Farrah Abraham and DJ Brian Dawe want us to believe they've been secretly dating since May. Yeah, no. But, I'm willing to play along for a minute to share Brian's interview with Orlando Weekly, where he pretends to know about Farrah learning from her mistakes and MTV exploiting young girls on Teen Mom.

First Brian says he was caught off guard when their relationship was outted by the press last week.  So he didn't notice the paparazzi Farrah mostly likely invited to their "romantic stroll" in the park?  "It's something I never expected to be brought into," Brian says about the media attention.

"I wasn’t really expecting for  [our relationship]  to come out," continues Brian. "I mean, I didn’t know when it would come out, or if it would, so it kind of caught me by surprise. But I knew it was a big ordeal when people started calling my mom’s house asking about it."


The interviewer points out that Farrah is not well-received by the media.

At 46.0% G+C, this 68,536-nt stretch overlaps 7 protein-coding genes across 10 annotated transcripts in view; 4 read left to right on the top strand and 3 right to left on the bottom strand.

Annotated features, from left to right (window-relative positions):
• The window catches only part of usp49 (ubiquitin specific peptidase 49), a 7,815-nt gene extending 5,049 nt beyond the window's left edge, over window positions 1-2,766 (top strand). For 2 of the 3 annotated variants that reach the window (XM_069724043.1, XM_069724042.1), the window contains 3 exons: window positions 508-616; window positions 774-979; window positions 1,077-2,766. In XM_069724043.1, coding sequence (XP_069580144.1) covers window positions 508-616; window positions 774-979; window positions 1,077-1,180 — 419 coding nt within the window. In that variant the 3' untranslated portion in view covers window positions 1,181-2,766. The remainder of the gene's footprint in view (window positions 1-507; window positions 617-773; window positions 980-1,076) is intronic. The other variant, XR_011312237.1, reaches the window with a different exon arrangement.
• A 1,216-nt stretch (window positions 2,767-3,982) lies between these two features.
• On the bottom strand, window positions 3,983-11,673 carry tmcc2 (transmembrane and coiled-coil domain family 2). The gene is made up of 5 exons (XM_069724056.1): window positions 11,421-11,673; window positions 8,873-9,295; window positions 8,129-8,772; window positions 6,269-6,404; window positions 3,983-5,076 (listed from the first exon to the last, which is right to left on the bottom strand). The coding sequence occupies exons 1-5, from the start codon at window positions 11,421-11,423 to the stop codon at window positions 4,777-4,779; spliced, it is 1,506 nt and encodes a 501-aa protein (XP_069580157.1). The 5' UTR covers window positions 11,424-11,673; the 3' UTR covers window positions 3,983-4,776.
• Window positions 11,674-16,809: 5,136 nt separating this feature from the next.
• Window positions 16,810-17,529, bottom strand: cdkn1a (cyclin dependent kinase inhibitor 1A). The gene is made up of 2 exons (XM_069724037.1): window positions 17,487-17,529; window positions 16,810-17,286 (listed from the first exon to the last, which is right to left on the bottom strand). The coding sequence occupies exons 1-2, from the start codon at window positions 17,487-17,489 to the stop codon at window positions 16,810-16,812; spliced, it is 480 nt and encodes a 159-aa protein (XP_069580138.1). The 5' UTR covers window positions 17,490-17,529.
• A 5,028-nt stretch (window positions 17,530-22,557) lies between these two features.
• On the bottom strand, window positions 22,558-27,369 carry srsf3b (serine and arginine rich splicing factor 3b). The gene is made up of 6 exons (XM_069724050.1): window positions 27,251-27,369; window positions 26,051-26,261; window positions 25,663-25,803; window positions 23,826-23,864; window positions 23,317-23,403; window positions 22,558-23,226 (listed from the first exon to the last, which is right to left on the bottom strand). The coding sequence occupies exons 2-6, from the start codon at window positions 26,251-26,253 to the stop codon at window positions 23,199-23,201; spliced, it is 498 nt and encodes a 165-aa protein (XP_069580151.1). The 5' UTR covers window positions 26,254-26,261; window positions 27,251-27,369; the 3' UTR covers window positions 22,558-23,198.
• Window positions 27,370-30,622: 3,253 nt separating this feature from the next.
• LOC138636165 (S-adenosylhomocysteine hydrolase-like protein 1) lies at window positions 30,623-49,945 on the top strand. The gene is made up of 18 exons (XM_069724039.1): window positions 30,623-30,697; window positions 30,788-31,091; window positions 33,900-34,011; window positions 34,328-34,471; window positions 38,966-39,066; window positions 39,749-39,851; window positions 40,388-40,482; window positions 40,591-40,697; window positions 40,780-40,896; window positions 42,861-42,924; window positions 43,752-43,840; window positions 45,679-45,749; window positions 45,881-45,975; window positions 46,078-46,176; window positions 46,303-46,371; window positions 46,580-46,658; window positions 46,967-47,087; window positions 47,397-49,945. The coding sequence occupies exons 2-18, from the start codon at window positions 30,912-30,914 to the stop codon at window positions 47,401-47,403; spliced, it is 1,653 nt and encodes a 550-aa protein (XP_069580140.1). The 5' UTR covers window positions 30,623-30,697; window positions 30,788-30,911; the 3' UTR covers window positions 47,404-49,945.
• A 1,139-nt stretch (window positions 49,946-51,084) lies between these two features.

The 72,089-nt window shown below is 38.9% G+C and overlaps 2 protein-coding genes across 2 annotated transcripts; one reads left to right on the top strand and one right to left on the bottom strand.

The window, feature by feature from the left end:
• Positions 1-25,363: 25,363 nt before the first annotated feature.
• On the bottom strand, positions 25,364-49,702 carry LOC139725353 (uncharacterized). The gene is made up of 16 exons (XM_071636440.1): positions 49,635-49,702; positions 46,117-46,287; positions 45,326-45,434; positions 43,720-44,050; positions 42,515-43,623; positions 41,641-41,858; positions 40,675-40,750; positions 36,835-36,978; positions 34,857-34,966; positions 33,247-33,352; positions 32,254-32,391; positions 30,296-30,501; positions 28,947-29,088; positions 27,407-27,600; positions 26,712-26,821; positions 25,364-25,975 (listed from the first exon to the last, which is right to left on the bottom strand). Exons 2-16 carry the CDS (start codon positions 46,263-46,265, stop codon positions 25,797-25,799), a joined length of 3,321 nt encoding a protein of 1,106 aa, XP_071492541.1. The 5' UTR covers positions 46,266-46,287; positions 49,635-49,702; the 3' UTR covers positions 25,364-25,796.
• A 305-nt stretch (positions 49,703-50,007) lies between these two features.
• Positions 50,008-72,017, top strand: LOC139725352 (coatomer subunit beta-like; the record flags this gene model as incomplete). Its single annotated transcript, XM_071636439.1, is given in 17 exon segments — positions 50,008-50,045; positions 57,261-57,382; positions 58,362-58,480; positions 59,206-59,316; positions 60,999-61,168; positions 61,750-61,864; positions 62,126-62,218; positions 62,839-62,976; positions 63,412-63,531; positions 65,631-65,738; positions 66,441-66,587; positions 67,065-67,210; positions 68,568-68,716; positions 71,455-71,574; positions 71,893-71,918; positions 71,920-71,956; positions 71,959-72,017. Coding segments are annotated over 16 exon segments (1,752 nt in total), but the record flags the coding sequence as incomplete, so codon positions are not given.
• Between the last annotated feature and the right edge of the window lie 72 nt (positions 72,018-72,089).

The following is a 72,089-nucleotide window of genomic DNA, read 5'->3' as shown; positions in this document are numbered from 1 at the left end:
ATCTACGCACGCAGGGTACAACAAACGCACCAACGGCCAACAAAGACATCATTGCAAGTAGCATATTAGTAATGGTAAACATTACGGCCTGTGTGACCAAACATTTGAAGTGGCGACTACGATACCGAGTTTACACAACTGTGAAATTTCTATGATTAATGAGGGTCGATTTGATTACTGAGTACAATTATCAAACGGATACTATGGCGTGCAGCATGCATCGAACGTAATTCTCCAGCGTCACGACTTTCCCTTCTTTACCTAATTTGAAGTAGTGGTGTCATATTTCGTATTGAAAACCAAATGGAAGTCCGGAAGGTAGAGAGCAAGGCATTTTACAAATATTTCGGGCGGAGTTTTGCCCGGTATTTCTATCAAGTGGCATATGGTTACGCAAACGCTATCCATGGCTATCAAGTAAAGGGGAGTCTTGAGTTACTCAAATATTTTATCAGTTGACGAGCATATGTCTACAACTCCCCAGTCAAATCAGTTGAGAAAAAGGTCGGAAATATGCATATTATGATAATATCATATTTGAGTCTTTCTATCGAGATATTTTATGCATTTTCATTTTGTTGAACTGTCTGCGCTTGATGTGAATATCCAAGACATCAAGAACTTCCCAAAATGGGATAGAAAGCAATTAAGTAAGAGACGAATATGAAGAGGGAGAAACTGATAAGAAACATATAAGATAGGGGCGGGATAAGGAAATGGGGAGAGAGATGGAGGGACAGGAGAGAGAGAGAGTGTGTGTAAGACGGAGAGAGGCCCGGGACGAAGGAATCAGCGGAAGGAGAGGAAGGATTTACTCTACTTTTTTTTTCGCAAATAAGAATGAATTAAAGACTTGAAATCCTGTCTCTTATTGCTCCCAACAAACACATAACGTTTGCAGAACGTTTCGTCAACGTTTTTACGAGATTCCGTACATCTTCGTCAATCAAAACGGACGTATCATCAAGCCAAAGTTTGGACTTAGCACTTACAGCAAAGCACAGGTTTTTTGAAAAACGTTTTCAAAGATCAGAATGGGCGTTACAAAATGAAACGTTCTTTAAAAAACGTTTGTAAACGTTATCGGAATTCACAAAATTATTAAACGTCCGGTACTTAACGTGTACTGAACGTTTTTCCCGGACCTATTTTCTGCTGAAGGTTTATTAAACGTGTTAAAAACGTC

"I think a lot of people give her a bad rap," shares Brian. "She might not have the best reputation in the media right now, but I think she's improved herself a lot. She's fixed a lot of the past mistakes she made."  Hmm.  Examples please!

Next Brian reads his script ponders why nobody ever calls out MTV for taking advantage of young girls on Teen Mom.

"I think the culture of reality television, especially with younger people, is very damaging,"  says Brian.  "The fact that MTV and Viacom exploit 16-year-old girls – it’s clear they don’t care about the long term or the mental health of these people,  and it’s a travesty that they are willing to sacrifice integrity for entertainment." 

Farrah Abraham Calls Bethenny Frankel Rude

Brian continues,  "These young people, they get thrust out into the limelight, and that’s something they have to deal with for the rest of their lives. You look at a lot of young people put into the spotlight at a very young age, from Miley Cyrus to Britney Spears to Justin Bieber, and they act out and they have to deal with this. There’s just this culture of exploiting young people. And it needs to change."

First of all, I don't necessarily disagree with Brian's opinion, but I'm not about to blame MTV for Farrah's issues. She showed her true colors from day one, long before her life was forever changed due to being on TV. And let us not forget that being cast on a reality TV show, including 16 & Pregnant and Teen Mom, is a choice. Unless you're Farrah, I guess. Being famous is her destiny.


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